Contractually the cottage will be available from 4pm on day of arrival and should be left in a clean condition not later than 10am on the Saturday of your departure. In practice we can usually accommodate earlier entry into the cottage and we normally contact our guests regarding their travel arrangements so that we may agree a time at which our staff can meet you at the cottage. The cottage will have been serviced prior to your arrival and will be serviced after you leave. However, cleaning materials are provided and it would be appreciated if you would leave the cottage in a reasonable state of cleanliness.
We do have to be able to undertake the changeover between guests and it would be appreciated, if you could leave the cottage by 10am, otherwise we cannot prepare it for the guests that follow you.
When you make a booking and payment a letter or email confirming the dates and times of your holiday will be sent to you. Booking and payment is considered to be the establishment of a legal contract. We do not accept bookings from third parties including agencies. If you sign a contract with us, you must be staying at the cottage for each night booked (unless all members of your party are staying overnight on, for instance, another island, and for ensuring and accepting responsibility for all members of your party additionally ensuring that they comply with these terms and conditions. Your booking is valid for the period that you have booked and you agree to vacate the cottage at the end of the period booked. We cannot accept bookings from anyone under the age of 18.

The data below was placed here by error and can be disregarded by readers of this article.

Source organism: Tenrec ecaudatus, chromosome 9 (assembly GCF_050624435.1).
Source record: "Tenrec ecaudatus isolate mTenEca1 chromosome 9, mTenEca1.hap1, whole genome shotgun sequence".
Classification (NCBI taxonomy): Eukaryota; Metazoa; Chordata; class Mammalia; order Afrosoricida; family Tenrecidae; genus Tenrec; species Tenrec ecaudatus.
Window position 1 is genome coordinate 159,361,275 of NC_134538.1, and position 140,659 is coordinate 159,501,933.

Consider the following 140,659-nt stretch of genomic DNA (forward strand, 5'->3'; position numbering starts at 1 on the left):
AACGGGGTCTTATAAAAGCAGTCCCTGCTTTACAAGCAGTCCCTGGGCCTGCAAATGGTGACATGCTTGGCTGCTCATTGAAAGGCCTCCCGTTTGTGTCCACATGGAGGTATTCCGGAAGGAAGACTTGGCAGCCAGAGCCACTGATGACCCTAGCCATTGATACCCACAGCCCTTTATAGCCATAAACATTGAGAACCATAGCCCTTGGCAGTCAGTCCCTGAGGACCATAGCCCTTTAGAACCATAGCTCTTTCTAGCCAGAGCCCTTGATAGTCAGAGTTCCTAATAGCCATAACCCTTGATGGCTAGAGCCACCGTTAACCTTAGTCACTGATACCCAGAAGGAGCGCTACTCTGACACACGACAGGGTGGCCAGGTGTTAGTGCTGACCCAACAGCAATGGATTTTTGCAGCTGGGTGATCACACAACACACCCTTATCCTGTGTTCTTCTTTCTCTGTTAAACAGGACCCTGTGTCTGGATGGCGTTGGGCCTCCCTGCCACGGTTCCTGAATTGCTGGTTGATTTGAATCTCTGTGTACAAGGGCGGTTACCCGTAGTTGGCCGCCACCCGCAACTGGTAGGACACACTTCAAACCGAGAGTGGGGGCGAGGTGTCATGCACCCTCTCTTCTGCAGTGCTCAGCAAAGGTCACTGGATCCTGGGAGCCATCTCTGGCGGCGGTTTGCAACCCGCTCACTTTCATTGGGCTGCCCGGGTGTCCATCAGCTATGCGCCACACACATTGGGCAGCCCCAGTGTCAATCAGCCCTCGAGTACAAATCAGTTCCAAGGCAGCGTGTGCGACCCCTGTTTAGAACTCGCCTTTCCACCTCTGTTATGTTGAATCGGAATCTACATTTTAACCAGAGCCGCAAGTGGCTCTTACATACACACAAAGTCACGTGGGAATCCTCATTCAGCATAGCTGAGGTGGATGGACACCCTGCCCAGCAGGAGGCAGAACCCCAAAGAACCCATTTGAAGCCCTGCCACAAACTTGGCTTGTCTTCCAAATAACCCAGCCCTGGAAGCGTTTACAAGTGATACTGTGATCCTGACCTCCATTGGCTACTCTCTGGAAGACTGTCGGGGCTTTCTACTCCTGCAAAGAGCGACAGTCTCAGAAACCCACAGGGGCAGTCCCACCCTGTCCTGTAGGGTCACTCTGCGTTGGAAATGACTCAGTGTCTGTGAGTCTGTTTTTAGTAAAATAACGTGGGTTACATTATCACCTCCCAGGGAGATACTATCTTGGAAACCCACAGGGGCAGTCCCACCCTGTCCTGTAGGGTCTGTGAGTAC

Cancellation by You
We understand that circumstances change and emergencies occur. If you are unable to come and have to cancel, we will do our best to let the cottage for the week of your booking. If you cancel more than 30 days from the start date of your holiday, we will not bill you for the balance of your payment, but you will forfeit your deposit unless we can re-let. If you cancel within 30 days, you will be liable for the full amount of the holiday; we will, however attempt to re-let. If we are successful, we will make a full refund.
Cancellation by Us
For conditions beyond our control, we reserve the right to cancel a booking in the event of extreme weather conditions, fire damage, repossession, terrorism, war or any other extenuating circumstance, or if we cannot provide safe accommodation for you for any reason. In any of these very unlikely circumstances your full payment will be returned to you. We cannot accept liability or responsibility for any form of loss, including consequential loss, caused by our cancellation.
Breakages and Damage
You must agree to make good and breakages or damage that you incur during your stay at the cottage.
We cannot accommodate pets
The cottage is a strictly ‘No Smoking’ area
When you book the cottage, it is for an agreed number of people.
Electricity is included in the price.
What we provide:
We provide bed linen and towels in the standard rental price for two guests, if we agree to any additional guests there is a charge of £10 per guest to cover the cost of the additional laundry.
Please bring your own beach towels if you wish to swim in the sea (Brrrrh!)
In addition, we provide electricity as detailed above and one 25kg sack of coal per week and adequate kindling for the stove, should you wish to supplement the heating.
We provide toilet paper and dishwasher tablets.